Monday, May 23, 2011

The Root of all evil?

"'Tis better to have loved and lost than never to have loved at all."
                                                                                                 - Alfred Lord Tennyson

                                                                                         

     What separates Man from Animal? The fact that they don't follow religions and we do. We're civilized and diversify our religions into separate castes and creeds. And then brand the people around us based on our observations. We all have the same blood but that hardly seems to matter.
    Our hero and heroine had to go through a similar phase for close to 2 years. Every word countered, every action tracked and prisoners of their own fate. When it went beyond their grasp, they expected Cupid to rescue them from their fate. And Cupid could only stand and watch the love lorn couple caught in the midst of a tug-of-war. On one end, their blossoming dreams and on the other, family values. Eventually, it seemed like love would lose again. Lose against the orthodox idiocracies that rule the roost in our society.
     But there was a slight turn in the script. Like the phoenix rising from the ashes, our hero made a comeback. Looked at his detractors in the eye and stood firm in his resolve. He would marry only her, and it wasn't even an option. The opposition came down like a pack of cards. Everyone seemed to change ends, and the boxing bout came to an end. They got married and lived happily ever after. :)
     Moral of the story? Damn religion. We need a God to pray to. God doesn't need to have a form, a name or a religion. Quoting Dawkins,
     "An atheist is just somebody who feels about Yahweh the way any decent Christian feels about Thor or Baal or the golden calf. As has been said before, we are all atheists about most of the gods that humanity has ever believed in. Some of us just go one god further."





Monday, May 9, 2011

Ama, honora atque oboedi in aeternum

"Precisely. Gentlemen, the only way to achieve the impossible, is to believe it's possible."
 - Alice in Wonderland

     Hope the title of the post doesn't keep the readers away. "Love, Honour and Obey forever" (I can feel the stares of married friends). Don't worry boys; I'm joining the bandwagon soon enough. But FYI, another 6 months more before I add "Obey Forever" to my current set of responsbilities.
     Jokes apart (its never apart in my cliched set of jokes), I wanted to narrate the greatest love story scripted (since it is my blog, I would take all the credit for being part of it). Having spent over 26 years in various phases of life, I've seen various blossoming relationships nipped in the bud. I have also seen my share of K-Jo and YRaj films (excluding the ones with Tushar Kapoor or Uday Chopra in the lead) that have dwelled on the intense love in our Indian veins (most of them set in NYC though). And then there exists the genre of Gautam Menon's movies with VTV setting the trend for ideal romantic trysts in our community. Parents 1 - Lovers 0.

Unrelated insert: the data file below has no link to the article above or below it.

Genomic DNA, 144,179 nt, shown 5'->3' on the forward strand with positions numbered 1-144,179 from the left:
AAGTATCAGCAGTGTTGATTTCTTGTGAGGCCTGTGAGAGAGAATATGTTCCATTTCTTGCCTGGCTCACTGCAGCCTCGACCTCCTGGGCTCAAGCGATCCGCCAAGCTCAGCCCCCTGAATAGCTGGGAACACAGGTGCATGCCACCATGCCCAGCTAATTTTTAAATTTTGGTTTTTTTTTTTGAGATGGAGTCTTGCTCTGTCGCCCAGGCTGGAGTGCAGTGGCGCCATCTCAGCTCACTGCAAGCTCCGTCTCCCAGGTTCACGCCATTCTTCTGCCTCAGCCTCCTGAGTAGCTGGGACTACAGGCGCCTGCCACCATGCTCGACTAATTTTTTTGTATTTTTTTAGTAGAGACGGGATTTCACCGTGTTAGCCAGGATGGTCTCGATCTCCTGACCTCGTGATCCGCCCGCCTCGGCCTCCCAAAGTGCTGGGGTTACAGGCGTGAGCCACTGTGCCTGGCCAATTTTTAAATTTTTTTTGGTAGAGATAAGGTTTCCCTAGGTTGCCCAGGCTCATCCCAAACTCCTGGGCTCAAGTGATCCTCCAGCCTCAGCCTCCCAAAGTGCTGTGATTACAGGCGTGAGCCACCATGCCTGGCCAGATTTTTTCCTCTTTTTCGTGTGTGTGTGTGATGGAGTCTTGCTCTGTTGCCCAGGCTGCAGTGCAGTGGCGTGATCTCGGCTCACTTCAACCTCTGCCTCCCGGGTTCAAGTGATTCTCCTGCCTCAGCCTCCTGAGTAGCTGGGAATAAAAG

Coming back to my script. As the curtain raises, we are confronted by a set of school kids in their mid-teens. Confused, skeptical and out to change the world. Set in an era where mobile phones are still a technological advancement in magazines. Every guy hums a tune out aloud, "paalpoalae padhinaaril, enakkoru girlfriend vaenum" (Forgive my subtitles, attention to detail has affected the translation. Milk-like sixteen, I girlfriend want). Or, Damn my age, I want a girlfriend!!
     The central protagonist didn't think much different. What better than to flaunt a cute girl on your side. So he approached Cupid to set his expectations right. [Please note that it won't be reminded that I get to play my favourite roles in this blog]. The easier thing for our hero was to watch a couple of midnight episodes of Malaika Arora displaying her assets intelligence on MTV. Darn, we didn't even have cable tv then!
      So the dialogues were taught, screenplay set and camera rolled (Literally rolled!).
     
     Now that we're done watching a nice song and dance sequence, let's get back to the plot which is way far from above (Didn't someone read out the prologue that informed us about the variation of the actual product from the demo?). And by-the-by, the above song is from my dad's generation. We did have the bell-bottomed pants though. Too young to have such big beards.
    Our hero walked up to the girl, looked her in the eye and said, "Excuse me, hum chlormint kyun khaate hain? Will you be my girlfriend?" The girl shied at the question, but recovered quickly and responded, "but.... I haven't even thought about you like that. In fact, when i think about it, I don't even know you." Quick as a bullet, character A responded, "if not you, I'll find someone else." It might have left Romeo heartbroken, but our man wasn't the sentimental types.
     Fast forward. Cellphones, laptops and social networking sites ruled the roost. Indians replaced the Indian Postal department with Orkut. Zuckerberg might have been a household name in the US, but he was plain annonymous in India. Our central characters met up on one of these chat rooms 5-6 years after their initial rendezvous. The following conversation ensued....

    .... at the end of which the fell in love.
     The lovers spoke at home about the relationship and all hell broke loose (Just before we get to the interval, there's always that scene that holds the key to the rest of the movie).
Intermission - to be continued.